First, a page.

One of the novel features of the invention resides in the fact that the rings 24 give the toy 10 an appearance of substantial form and function, notwithstanding the lack of stuffing within the limb and trunk portions of the tubular fabric structure. Also, this structural feature enables the toy to be compactly arranged for packaging or storage, especially if the head portion is provided with an inflatable bladder in lieu of being stuffed.
While the rag doll efl ect of the toy -10 is preferred, it is within the scope of the present invention to have the trunk and limb portions flexibly stuifed, or of flexible, molded, foam material, or the like, with the split rings 24, associated with the trunk and limb portions, of such a modified structure having a similar functional relationship, as in the case of the illustrated embodiment. However, a stufied or molded limb and trunk structure will not 3 permit the same degree of flexibility of form and degree of mobility afforded the rings 24 as by the flat tubular fabric structure of FIG. 1.
Having thus described my invention, what I claim as new and desire to protect by Letters Patent is:
1. An embracing doll in the form of a flexible main body structure defining the trunk, limb portions attached to said trunk, a pair of slit, resilient rings spaced at opposite ends of said trunk, said rings each having a pair of free ends and a normal annular configuration, the free ends of a ring being associated with and located adjacent the extremities of a pair of said limb portions whereby pairs of limb portions associated with a common ring are biased toward an annular embracing configuration by the associated ring.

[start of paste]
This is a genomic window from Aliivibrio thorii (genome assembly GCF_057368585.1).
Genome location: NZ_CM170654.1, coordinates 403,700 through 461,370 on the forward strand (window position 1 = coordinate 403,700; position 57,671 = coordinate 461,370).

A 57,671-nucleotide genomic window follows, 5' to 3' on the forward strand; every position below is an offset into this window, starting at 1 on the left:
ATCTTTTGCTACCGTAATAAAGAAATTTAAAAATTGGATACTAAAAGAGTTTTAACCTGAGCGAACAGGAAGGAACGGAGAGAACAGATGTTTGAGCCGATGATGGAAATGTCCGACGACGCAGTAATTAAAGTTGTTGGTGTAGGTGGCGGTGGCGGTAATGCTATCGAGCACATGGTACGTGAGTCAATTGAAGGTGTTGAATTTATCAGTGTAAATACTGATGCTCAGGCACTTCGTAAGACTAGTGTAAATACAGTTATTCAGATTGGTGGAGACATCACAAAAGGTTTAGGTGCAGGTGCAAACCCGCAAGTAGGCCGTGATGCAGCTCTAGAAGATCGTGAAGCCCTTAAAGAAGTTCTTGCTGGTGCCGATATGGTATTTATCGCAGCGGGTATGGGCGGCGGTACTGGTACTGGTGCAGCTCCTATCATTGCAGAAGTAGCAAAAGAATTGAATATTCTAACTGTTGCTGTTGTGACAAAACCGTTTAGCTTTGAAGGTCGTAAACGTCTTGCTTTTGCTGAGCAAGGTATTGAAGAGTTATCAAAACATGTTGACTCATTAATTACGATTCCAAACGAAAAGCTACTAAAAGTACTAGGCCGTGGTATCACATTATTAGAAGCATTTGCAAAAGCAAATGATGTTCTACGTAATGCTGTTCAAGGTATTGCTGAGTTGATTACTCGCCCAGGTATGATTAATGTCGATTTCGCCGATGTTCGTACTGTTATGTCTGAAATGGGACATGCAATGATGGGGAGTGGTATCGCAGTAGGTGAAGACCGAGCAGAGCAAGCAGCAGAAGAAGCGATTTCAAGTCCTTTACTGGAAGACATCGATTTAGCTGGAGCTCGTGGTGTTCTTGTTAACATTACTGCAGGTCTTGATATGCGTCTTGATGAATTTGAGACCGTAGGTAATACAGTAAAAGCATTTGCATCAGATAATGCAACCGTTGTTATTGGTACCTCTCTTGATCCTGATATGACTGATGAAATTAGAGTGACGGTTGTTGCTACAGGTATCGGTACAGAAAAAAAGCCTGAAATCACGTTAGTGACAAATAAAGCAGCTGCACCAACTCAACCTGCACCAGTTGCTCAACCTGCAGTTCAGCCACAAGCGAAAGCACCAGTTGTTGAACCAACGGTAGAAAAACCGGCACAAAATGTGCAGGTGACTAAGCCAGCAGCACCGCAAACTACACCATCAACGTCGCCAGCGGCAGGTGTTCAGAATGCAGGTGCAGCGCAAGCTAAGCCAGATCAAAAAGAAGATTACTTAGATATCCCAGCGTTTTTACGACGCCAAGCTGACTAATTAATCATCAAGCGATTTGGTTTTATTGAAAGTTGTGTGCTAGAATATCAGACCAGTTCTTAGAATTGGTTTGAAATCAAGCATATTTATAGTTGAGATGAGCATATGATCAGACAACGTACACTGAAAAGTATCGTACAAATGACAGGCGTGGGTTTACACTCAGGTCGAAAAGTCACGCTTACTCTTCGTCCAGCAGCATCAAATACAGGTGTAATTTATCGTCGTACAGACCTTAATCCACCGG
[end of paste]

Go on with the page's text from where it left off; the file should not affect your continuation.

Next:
2. A toy as defined in claim 1 wherein said body structure is in the form of flat, tubular fabric.
5 fining portions, as viewed in elevation and prior to application of the rings, are extended and spread.
References Cited UNITED STATES PATENTS 3,125,828 3/1964 Ostrander 46-156 LOUIS G. MANCENE, Primary Examiner.
15 R. F. CUTTING, Assistant Examiner.
|Cited Patent||Filing date||Publication date||Applicant||Title|
|US3125828 *||May 10, 1962||Mar 24, 1964||ostrander|
|Citing Patent||Filing date||Publication date||Applicant||Title|
|US3928933 *||Nov 11, 1974||Dec 30, 1975||Iwamoto Takeji||Holding toy|
|US4226046 *||Apr 17, 1978||Oct 7, 1980||Rene Delhome||Figurine capable of gripping a support|
|US4505687 *||Aug 15, 1983||Mar 19, 1985||American Greetings Corporation||Form retaining stuffed figurine|
|US4755160 *||Dec 18, 1986||Jul 5, 1988||Mattel, Inc.||Stuffed toy having spiral-shaped, form-retaining appendages and method of fabrication therefor|
|US4976646 *||Oct 23, 1989||Dec 11, 1990||Hull Vickie D||Medicine pal apparatus|
|US5026315 *||Jun 20, 1990||Jun 25, 1991||Chap Ramona R||Stuffed wishbone toy|
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|US6200190||Dec 23, 1996||Mar 13, 2001||Thomas K Reynolds||Hugging mechanism|
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|US20040152393 *||Dec 15, 2003||Aug 5, 2004||Good Gail M.||Toy|
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|WO2000071221A1 *||May 24, 2000||Nov 30, 2000||James Industries, Inc.||Fabric-covered spring toy and method for producing|
|U.S. Classification||446/373, 446/370|
|International Classification||A63H3/04, A63H3/00, A63H3/02|
|Cooperative Classification||A63H3/04, A63H3/02|
|European Classification||A63H3/02, A63H3/04|